Transcendent 12: Laurent Duvernay-Tardif

Terez Paylor
·Senior NFL writer
·2 min read
(Amber Matsumoto/Yahoo Sports)
(Amber Matsumoto/Yahoo Sports)

It was only February when Laurent Duvernay-Tardif, a starting offensive lineman for the Kansas City Chiefs, found himself at Hard Rock Stadium in South Florida, celebrating a victory in Super Bowl LIV. Had you told him then that it would be the last time he’d step on a football field for a game in 2020, he almost certainly would not have believed you.

Alas, that’s exactly what happened in the year COVID-19 wreaked havoc on the world. The pandemic has been felt especially hard in the United States, where over 300,000 people have died.

The coronavirus hasn’t devastated Canada as badly; over 13,000 have succumbed to COVID. Duvernay-Tardif, who grew up in Montreal, has certainly done his part to combat the spread and its effects.

Duvernay-Tardif is the first active NFL player to graduate from medical school. He put that knowledge to use after the season as he returned to Canada in hopes of fighting the pandemic. And while he’s officially a doctor, he wasn’t in a residency program and he didn’t have a license to practice yet, so he began working as an orderly, a hospital assistant responsible for nonmedical care of patients and the maintenance of order and cleanliness.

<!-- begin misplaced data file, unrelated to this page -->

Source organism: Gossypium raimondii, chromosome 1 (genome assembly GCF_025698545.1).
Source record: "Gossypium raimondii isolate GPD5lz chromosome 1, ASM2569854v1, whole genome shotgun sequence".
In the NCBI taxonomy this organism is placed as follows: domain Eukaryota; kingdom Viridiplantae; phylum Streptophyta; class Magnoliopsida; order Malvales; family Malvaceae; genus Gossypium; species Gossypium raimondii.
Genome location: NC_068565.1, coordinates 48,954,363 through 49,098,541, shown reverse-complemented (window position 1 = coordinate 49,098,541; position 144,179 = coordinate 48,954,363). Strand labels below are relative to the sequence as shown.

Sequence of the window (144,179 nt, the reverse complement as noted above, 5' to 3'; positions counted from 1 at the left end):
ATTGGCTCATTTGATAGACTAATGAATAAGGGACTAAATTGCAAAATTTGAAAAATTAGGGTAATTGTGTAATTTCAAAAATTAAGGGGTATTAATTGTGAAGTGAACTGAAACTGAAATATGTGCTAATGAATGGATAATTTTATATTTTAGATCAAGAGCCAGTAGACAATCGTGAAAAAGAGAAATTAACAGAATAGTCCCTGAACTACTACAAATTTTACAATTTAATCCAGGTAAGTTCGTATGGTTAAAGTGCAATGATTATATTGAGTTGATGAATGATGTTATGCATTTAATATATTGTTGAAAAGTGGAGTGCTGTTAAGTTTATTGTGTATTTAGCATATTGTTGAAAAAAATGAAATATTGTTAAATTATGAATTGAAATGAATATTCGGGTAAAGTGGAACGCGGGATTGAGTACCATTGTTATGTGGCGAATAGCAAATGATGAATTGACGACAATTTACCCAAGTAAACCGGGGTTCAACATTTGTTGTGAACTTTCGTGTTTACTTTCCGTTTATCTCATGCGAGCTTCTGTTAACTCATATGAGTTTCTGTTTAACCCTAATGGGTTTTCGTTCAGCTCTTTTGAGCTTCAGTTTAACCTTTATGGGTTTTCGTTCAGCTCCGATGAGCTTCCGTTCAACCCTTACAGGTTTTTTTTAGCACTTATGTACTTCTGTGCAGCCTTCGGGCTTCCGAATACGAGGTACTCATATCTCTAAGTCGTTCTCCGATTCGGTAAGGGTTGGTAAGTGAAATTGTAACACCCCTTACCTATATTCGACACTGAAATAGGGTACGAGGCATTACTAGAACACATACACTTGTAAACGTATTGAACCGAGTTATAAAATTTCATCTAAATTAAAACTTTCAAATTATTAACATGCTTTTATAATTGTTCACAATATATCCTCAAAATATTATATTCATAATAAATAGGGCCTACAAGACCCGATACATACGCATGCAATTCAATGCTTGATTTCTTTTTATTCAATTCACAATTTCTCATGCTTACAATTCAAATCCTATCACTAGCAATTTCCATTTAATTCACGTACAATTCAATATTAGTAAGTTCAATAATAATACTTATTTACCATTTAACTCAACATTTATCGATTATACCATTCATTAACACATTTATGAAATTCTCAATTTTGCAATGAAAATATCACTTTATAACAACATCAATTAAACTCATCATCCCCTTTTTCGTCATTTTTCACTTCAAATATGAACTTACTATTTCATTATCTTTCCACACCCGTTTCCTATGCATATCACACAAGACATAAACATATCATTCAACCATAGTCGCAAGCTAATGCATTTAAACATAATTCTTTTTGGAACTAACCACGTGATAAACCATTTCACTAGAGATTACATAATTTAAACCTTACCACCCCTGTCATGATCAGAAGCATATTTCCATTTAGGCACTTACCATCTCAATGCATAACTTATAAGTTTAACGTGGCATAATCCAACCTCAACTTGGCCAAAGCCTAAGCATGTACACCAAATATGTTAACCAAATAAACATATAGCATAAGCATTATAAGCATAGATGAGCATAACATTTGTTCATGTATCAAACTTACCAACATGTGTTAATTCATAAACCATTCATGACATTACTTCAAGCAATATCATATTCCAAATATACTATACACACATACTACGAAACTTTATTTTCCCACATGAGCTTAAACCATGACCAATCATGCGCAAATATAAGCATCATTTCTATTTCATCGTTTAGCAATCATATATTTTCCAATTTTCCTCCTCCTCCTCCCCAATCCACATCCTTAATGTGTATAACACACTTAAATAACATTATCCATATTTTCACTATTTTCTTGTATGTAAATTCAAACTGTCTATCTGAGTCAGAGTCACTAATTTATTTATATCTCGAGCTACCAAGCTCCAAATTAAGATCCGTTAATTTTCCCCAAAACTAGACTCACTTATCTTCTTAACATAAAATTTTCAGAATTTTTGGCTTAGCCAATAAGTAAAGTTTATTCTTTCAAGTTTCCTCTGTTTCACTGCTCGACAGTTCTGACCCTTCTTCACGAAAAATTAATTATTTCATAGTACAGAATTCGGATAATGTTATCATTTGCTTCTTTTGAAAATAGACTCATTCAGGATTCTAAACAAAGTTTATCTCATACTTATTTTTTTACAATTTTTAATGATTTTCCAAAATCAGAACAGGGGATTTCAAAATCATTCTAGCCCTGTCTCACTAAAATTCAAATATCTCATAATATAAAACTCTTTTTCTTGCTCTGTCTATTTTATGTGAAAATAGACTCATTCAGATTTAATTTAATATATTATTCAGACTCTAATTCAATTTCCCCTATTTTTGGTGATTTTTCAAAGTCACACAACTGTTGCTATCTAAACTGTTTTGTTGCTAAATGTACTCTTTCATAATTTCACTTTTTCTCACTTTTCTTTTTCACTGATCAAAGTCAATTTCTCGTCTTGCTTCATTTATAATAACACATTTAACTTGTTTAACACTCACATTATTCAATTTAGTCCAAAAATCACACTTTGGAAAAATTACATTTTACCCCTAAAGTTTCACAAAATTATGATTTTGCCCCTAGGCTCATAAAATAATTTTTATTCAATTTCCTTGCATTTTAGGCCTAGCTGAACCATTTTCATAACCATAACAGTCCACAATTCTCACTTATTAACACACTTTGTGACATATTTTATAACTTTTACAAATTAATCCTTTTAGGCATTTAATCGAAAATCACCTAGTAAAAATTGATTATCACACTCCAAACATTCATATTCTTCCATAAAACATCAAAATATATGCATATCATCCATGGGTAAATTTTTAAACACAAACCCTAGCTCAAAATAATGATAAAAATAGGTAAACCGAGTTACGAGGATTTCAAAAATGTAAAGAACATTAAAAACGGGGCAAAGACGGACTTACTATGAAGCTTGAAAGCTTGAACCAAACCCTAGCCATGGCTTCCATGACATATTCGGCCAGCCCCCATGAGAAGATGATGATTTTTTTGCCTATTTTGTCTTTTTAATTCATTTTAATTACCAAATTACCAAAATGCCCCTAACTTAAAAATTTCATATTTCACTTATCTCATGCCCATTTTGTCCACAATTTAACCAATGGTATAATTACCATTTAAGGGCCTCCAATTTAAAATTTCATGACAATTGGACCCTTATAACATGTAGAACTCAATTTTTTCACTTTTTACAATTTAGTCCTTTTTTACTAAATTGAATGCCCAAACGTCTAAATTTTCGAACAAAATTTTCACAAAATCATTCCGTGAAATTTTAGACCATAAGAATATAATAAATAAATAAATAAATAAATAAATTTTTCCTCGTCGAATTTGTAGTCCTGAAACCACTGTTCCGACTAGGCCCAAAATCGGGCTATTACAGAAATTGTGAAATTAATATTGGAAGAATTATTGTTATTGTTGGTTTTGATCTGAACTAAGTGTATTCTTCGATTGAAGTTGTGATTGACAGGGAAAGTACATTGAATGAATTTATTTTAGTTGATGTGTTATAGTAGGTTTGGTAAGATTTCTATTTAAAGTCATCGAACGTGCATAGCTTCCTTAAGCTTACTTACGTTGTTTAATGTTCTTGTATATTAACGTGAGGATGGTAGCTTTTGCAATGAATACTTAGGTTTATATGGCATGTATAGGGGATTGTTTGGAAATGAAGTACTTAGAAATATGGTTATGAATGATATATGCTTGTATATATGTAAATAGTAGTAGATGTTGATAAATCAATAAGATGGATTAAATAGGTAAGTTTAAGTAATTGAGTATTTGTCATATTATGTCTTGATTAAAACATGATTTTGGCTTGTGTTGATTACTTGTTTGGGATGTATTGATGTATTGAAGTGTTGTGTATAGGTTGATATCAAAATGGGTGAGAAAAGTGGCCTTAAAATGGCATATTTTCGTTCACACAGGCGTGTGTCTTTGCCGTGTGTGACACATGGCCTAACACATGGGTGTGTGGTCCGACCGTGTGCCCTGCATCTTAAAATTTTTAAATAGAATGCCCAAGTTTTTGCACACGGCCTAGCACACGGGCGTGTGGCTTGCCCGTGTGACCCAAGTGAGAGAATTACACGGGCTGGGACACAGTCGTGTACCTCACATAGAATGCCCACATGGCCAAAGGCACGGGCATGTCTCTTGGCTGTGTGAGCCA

In June, with training camp looming, the 29-year-old became the first NFL player to opt out for the 2020 season, all so he could keep working to curb the virus in his native country.

Since then, he has gotten no shortage of recognition. In addition to starring in a stirring “Real Sports” feature, the Pro Football Hall of Fame announced in November it would display his medical scrubs and lab coat.

This month, he was named one of the five athletes in Sports Illustrated’s “Sportsperson of the Year,” and was the co-winner of the Lou Marsh Trophy as Canada's Athlete of the Year.

Despite his absence, Duvernay-Tardif recently told reporters that he’s training to return to football next year. If he does so, it would make for a great 2021 NFL story. But the work he did in 2020, a year that was miserable for many, won’t be long forgotten.

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From LeBron James to Sarah Fuller, Yahoo Sports salutes the 12 athletes whose impact in 2020 most transcended competition. We recognize those who helped their communities during the pandemic, pushed for social justice and blazed new trails to equality.
From LeBron James to Sarah Fuller, Yahoo Sports salutes the 12 athletes whose impact in 2020 most transcended competition. We recognize those who helped their communities during the pandemic, pushed for social justice and blazed new trails to equality.